Private and police constable John Campbell

Private John Campbell  served with the 1st battalion Scots Guards during the Boers War and in World War One. Between those two conflicts he served as a police constable with the city of Glasgow, Scotland. He is entitled to the Queen South Africa Medal clasps Belfast, Orange Free State, Belmont, the King South Africa Medal, the 1914-15 Star, the British War Medal, the Victory Medal and the 1903 Visit to Scotland Medal.

Private John Campbell medals

Campbell 4

John Campbell was born in Paisley, Renfrew, Scotland on March 9th, 1875, His father was James Campbell and his mother was Janet Hamilton.

1881 Scotland Census: He was living at 11 Castle Street in Paisley, Scotland. He had 4 sisters and 2 brothers

1891 Scotland Census: He was living at 105 Causeyside in Paisley, Scotland. He had 6 sisters and 3 brothers

He enlisted in the 1st battalion Scots Guards on December 28th, 1893. He said that he had some previous military service with the Argyle and Sutherland Highlanders. He joined the regiment in London on January 3rd. He was a laborer

Height: 5’ 10’’               weight: 135 lbs.           eyes: hazel       hair: dark brown

On June 12th, 1894 he completed his certificate of education 3rd class

July 1st, 1895: He was found sleeping at his post and was confined to his room. On August 6th, he was convicted to 49 days of prison. He returned to duty on August 24th.

Boers’ War

October 16th, 1899: The 1st Battalion Scots Guards was inspected by the Prince of Wales at Chelsea Barracks

October 21st: The battalion left Chelsea barracks and entrained at Nine Elm Station. They were part of the Guards Brigade with the 1st Division. They embarked on the Nubia and arrived in Cape Town, South Africa on November 13th.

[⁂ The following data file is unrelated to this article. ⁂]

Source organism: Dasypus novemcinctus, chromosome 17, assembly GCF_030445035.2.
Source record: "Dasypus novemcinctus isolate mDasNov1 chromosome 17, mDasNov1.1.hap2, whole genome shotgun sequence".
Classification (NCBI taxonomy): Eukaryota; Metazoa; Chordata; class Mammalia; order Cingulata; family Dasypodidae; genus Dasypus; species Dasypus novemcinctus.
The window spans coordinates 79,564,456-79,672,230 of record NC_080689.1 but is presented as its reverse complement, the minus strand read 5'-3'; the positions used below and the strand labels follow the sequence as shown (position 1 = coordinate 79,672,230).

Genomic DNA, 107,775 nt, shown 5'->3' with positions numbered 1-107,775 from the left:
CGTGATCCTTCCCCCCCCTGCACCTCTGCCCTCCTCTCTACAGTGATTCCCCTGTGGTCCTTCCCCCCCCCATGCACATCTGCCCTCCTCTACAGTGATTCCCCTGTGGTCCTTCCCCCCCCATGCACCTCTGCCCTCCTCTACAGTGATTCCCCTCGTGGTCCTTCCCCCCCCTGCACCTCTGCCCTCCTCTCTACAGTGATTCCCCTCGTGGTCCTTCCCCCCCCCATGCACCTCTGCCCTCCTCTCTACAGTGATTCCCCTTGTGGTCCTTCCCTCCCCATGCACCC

November 21st: At 4h00 the battalion started advancing toward Belmont (12 miles).

Map showing Scots Guards position before the attack on Spur Hill

Red rectangle shows the objective – Red Arrow show the path the regiment followed for the attack

Belmont map 1

November 23rd: At 2 a.m. the battalion paraded and advanced to the rendezvous point at 3:15 a.m. The battalion launched its attack on Spur Hill, near Belmont at around 4 a.m.. Near the top, confronting a fierce Boers’ opposition they fixed bayonet for last push. Private John Campbell was severely wounded at both arms and on his side in that charge. During that particular attack the Scots Guard suffered many casualties 3 officers and 51 other ranks dead, 23 officers and 220 other ranks wounded.

Drawing showing Scots Guards assault on Spur Hill

XY2-1016860 - © - Classic Vision

He was sent back to United Kingdom and transferred to the 3rd battalion on January 17th, 1900

He was sent to South Africa and transferred to the 1st battalion on May 23rd.

He received his first Good Conduct Pay on March 18th 1901

He was back in United Kingdom on August 22nd 1902. Shortly after his arrival, he was transferred to the 3rd battalion (reserve) on September 9th.

He joined the Renfrewshire police on September 8th and he was stationed in Port Glasgow.

On January 5th, 1903 he was caught drunk on duty and was absent from the station from 7:20 am until 3 pm the next day. He was fined 2 days without pay.

He was part of a detachment sent to the City of Glasgow for the Royal visit in Scotland around May 14th. He would receive his King Edward VII Police (Scotland) Medal 1903 in March of 1904.

The Royal Proclamation for the Royal visit in Scotland

Glasgow proclamation